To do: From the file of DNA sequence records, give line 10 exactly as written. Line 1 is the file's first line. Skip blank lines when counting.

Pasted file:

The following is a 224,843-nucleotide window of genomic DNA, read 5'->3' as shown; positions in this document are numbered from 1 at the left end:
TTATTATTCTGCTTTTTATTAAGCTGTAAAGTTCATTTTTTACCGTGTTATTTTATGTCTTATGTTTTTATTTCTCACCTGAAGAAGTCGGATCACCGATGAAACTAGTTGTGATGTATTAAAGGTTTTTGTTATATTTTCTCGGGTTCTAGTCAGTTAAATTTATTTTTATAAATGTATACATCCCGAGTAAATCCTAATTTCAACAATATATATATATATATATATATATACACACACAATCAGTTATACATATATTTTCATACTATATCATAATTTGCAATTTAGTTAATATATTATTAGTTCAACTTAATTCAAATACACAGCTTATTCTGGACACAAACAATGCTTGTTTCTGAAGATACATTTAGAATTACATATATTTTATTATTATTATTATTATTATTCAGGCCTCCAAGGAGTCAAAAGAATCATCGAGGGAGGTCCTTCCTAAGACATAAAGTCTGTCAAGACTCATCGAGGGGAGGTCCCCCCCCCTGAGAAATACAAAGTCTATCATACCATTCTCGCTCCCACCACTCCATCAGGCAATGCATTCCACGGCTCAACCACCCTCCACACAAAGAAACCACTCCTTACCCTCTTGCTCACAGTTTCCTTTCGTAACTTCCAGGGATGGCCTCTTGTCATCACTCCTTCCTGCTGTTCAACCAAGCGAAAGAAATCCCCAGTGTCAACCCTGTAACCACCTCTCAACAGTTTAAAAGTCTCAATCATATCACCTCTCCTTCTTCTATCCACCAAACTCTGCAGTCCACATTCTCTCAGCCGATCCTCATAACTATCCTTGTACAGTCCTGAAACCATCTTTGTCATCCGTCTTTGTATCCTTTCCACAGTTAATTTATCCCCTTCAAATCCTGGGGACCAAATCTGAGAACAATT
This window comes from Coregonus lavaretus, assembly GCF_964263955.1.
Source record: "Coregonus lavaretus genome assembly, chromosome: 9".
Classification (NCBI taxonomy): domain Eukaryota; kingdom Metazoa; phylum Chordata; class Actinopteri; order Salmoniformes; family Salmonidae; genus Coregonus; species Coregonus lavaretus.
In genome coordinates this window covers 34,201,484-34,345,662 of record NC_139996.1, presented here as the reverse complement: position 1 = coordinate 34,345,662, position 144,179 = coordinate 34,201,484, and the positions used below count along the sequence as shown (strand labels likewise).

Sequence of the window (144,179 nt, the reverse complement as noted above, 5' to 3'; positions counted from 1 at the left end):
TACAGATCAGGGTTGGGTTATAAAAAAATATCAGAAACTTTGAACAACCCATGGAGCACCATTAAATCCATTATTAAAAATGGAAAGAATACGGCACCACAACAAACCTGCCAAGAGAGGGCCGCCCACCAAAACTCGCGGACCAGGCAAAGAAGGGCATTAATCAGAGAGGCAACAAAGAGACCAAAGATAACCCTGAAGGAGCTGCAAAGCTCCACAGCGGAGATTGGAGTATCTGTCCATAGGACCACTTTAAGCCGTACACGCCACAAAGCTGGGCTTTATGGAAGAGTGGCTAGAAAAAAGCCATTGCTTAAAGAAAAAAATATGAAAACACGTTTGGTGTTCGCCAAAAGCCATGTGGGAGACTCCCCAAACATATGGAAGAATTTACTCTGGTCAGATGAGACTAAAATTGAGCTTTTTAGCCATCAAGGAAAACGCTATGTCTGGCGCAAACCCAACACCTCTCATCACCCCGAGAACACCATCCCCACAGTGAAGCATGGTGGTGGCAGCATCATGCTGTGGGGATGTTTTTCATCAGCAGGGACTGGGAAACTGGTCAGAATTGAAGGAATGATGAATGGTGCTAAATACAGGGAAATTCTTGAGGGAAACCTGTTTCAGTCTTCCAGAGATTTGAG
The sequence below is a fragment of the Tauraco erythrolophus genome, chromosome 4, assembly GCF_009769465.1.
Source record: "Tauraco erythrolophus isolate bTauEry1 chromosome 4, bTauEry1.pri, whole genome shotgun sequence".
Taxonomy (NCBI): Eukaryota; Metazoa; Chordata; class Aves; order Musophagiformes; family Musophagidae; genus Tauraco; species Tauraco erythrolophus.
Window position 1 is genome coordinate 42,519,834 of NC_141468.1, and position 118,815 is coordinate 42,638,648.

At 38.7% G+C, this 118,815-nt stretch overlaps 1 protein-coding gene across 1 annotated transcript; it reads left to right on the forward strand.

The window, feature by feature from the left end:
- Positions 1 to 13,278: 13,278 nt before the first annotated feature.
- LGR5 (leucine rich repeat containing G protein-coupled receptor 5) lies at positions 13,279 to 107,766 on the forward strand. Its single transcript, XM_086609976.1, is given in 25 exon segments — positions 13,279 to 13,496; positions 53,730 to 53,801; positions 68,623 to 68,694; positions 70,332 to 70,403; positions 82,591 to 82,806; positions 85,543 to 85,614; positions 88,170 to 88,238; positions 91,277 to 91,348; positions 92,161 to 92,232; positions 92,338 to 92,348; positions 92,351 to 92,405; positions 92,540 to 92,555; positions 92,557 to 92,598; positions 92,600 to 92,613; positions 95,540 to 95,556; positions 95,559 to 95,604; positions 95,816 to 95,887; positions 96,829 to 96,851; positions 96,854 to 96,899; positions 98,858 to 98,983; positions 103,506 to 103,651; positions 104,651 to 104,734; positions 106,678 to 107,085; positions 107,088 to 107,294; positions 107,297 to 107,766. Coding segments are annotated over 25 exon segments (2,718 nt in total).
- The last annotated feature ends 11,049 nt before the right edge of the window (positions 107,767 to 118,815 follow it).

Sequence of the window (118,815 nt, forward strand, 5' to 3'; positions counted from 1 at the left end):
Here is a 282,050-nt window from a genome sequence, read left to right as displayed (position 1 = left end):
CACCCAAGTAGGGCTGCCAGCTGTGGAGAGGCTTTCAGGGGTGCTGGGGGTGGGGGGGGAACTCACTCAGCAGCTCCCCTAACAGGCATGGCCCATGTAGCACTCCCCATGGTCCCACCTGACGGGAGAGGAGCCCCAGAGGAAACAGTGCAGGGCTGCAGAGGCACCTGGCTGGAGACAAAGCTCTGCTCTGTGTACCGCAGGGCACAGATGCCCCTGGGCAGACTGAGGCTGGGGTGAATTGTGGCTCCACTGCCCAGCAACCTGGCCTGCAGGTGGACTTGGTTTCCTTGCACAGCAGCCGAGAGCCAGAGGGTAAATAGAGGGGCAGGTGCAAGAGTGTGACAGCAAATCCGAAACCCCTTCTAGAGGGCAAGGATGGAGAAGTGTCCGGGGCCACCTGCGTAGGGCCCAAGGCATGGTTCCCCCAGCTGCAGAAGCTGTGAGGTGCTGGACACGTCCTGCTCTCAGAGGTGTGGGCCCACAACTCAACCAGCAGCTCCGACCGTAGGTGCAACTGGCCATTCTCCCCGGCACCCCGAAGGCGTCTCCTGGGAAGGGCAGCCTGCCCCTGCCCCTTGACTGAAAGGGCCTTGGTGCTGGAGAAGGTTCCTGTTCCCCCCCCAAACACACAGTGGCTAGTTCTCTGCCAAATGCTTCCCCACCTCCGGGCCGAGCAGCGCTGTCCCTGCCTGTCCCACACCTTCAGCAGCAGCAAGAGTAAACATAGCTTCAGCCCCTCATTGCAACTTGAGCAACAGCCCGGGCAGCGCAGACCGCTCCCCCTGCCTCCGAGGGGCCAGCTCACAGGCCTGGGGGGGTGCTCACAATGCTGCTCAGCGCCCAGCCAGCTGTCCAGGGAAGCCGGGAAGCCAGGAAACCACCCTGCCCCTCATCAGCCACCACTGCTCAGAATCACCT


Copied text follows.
Source record: "Tauraco erythrolophus isolate bTauEry1 chromosome 4, bTauEry1.pri, whole genome shotgun sequence".